School Readiness

Have you ever crushed it at your job, earned that promotion, and then were suddenly left with the feeling that you don’t know what you are doing?! Being in your previous job was comfortable, you had been doing it for years, knew the expectations, and could do what was asked of you without difficulty. Now you are ready to move on up in the workplace and take on new responsibilities in a different environment. Gasp! This is not what was expected!

Suddenly the rules are different, and you don’t know what is expected of you. Those around you seem to be following a secret rule book that you do not have access to, and you are quickly falling behind!  Everything you do seems to be too slow, incorrect, or missing parts.

That is how it can feel transitioning from 1:1 ABA therapy to small group learning. Our learners are rock stars 1:1 but cannot keep up with peers in this new environment. Now what?

What’s Next?

Good ABA programs should teach social skills from an early age and prepare learners for their next environment. If they are currently receiving 1:1 ABA therapy, what is the next likely environment? For many, that includes a small group learning environment (such as a daycare/nursery, or pre-school setting), and eventually a classroom setting.

Premature social skills are one of the core deficits of Autism Spectrum Disorder (ASD) due to limited play skills, delayed language, poor listening behaviour, narrow range of interests, and ritualistic behaviour. Keeping these target areas in mind, we make the transition from 1:1 instruction to group learning a smooth one.

What is School Readiness?

School readiness means that a learner is able to learn in a group environment. Often our learners start with 1:1 instruction, where they have full access to an attentive adult to provide instruction and teach important skills, with high quality attention and support. Although this is a great start for many learners, it is not a sustainable teaching model.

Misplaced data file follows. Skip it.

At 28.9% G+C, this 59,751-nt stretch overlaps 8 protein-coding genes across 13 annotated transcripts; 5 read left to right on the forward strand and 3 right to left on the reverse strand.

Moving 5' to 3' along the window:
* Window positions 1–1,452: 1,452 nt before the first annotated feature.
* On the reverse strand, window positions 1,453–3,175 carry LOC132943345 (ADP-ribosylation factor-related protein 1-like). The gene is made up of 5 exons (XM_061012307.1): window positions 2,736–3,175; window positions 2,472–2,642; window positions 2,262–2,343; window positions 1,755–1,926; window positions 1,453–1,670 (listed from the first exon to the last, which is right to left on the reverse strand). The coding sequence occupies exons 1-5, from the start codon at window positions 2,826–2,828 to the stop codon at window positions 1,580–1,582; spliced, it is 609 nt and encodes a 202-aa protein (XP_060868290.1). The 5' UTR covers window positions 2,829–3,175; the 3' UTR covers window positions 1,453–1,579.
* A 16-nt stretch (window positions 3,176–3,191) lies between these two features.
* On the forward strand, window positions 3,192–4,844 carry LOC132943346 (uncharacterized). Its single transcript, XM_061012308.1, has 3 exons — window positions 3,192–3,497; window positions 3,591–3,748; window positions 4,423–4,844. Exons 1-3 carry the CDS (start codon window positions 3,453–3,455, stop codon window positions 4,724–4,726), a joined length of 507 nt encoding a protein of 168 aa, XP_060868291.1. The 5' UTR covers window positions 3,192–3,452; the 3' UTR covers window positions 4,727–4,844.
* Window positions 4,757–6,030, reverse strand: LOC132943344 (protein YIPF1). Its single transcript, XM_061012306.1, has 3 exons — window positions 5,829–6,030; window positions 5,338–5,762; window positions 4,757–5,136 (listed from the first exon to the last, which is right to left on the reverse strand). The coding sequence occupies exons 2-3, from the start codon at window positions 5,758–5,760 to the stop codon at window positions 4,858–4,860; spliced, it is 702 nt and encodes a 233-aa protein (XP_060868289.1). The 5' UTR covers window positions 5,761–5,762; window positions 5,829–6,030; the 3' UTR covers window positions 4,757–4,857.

School readiness programs help bridge the gap between 1:1 ABA instruction and group learning environments such as daycare or school.

Are They Ready For School Readiness?

How will you know if a learner has the right skills for a school readiness program? There are pre-requisite skills a learner must have to be successful in a group learning environment. These include: imitation, following instructions, first/then contingency, time on task, independent play, and allowing others in their space. Read our post 6 Skills a Child Needs to be Ready to Learn in a Group to find out specific details about each of these areas.

Have you noticed that your learner is currently in a group learning environment, but is having difficulty following routines or cannot keep up with the rest of the class? They may need a school readiness program to bridge the gap in their skills.

Set Up The Environment For Success

Visuals! Not sure if you have noticed, but we love the use of visual supports for learners. If you haven’t already, check out our posts on the importance of visuals, and how to teach your students to use them.

Visuals are a great tool to promote independence and can take many forms: they can have pictures, words, or a combination of both. The amazing thing about visuals is that it benefits all students in a learning environment. Teachers can have visuals put up in their classroom for reference, or students can have them taped to their desk for easy access.

Our School Readiness Visuals break down routines into short and clear instructions which are easy for learners to follow. Be mindful that the most successful instructions are clear (learners know what is expected of them), and concise (short, simple instructions work best).

Another way to promote success with school readiness is to plan for the next environment. It is great that your learner is finding success in their 1:1 home program, or during ABA therapy in-centre, but what is next?

If possible, go visit the daycare or school and program for what skills they will need in that environment. Use that as your model and work backwards – is the expectation to sit for a circle time activity for 10 minutes? Take baseline data and determine what an appropriate starting duration would be for your learner.

In our Teaching School Readiness Skills post we talk about some programs for success in group learning environments.

These programs are perfect for more advanced learners and include skill areas such as inferencing, auditory comprehension, conversation skills, and independent activities.

Watch our YouTube video on Teaching School Readiness Skills with ABA.

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